The Musée d’Art Moderne de la Ville de Paris is presenting France's first retrospective devoted to Italian artist Carol Rama. Long sidelined by art history and the feminist movement, Rama's work ranges through all the avant-garde movements of the 20th century while defying any pigeonholing. The ferocity of an oeuvre oscillating between abstraction and figuration calls on us to take a fresh look at official art currents and established categories.
The Passion according to Carol Rama offers an overview of a multi-faceted body of work, its scenography taking the form of a fragmented 'anatomy' that combines the chronological and the thematic in a thoroughgoing revelation of Rama's obsessive complexity.
This is a hybrid oeuvre in which subject and medium coalesce, from mouth/watercolour to penis-breast/rubber and eye/bricolage. A seeming jumble of themes and materials, Rama's different series in fact come together as a coherent whole, tackling notions like madness, fetishism, ordure, abjectness, pleasure, animality and death.
Born into a traditional Catholic bourgeois family in Turin in 1918, this self-taught artist has said, 'I've never needed a model for my painting; the sense of sin is my teacher.' Beginning with the early 1930s watercolours that caused censorship clashes, she developed a distinctive visual system at odds with normative, male-dominated modernism. In 1950 her work took an abstract turn, moving towards a personal, organic vision of Concrete Art. Twenty years later she began using strips cut from bicycle tyres as sensual, minimalist 'image material'. In 1980 she reverted to figuration with watercolours painted on architectural illustrations. Her most recent major series, dating from the 2000s, takes its inspiration from mucca pazza (mad cow disease) and consists of provocative rubber compositions that could be termed 'queer Arte Povera'.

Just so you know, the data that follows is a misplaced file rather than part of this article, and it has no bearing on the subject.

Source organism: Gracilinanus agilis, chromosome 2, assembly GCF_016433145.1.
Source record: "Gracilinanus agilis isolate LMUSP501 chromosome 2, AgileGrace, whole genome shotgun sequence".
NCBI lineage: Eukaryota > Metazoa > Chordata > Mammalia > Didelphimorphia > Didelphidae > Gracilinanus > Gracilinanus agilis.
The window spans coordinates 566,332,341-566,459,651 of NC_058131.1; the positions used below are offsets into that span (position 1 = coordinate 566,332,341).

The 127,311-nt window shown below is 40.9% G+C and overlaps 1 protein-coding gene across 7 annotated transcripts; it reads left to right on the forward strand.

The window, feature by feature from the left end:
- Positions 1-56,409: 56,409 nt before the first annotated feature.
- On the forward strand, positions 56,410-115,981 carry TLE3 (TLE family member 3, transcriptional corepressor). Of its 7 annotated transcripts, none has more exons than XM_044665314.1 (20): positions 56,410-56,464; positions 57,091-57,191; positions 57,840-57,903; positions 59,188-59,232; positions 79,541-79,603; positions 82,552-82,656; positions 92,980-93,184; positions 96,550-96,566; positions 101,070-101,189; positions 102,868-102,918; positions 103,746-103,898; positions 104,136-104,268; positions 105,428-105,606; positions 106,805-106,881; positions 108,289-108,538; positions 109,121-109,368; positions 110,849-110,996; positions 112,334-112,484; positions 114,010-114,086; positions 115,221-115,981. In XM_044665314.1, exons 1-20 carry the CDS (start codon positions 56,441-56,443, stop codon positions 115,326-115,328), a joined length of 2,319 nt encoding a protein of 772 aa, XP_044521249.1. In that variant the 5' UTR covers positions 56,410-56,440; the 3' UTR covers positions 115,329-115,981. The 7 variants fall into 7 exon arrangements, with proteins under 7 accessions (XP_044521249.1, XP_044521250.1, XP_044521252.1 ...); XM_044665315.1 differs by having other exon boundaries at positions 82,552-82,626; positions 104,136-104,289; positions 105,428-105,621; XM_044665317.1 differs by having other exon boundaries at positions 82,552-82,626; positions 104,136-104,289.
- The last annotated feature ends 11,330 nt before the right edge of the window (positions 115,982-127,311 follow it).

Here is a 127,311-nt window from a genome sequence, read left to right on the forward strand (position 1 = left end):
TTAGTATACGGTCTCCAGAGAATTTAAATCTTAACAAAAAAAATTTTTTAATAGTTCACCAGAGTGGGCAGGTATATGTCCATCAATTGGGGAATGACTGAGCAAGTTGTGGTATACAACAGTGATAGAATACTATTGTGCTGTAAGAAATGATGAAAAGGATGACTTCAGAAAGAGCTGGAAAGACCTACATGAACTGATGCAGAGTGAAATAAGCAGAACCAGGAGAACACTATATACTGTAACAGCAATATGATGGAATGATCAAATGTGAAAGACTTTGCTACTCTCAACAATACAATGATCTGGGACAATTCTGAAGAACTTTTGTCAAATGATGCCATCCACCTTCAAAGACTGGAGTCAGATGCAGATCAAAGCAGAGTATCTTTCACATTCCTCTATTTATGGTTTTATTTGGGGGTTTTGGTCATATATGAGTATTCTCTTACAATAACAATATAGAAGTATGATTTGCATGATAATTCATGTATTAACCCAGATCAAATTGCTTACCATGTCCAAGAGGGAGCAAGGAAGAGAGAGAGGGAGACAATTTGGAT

Despite a solitary, eccentric existence far removed from movements and the fashionable, Rama has always mixed with artists and intellectuals, among them Carlo Mollino, Edoardo Sanguineti, Lea Vergine, Man Ray, Pasolini and Andy Warhol. She now appears as a figure crucial to any understanding of the representational changes in the art of the 20th century. Winner of the Golden Lion at the Venice Biennale in 2003, she was shown there again in 2013, and her work has become the focus of intense interest on the part of museums, art historians and other artists.
Exhibition designed by the Museu d’Art Contemporani de Barcelona (MACBA) and the Musée d’Art Moderne de la Ville de Paris (MAMVP); organised by MACBA and coproduced with PARIS MUSEES/MAMVP, Espoo Museum of Modern Art (EMMA, Finalnd), the Irish Museum of Modern Art (IMMA, Dublin) and Galleria Civica d’Arte Moderna e Contemporanea (GAM, Turin).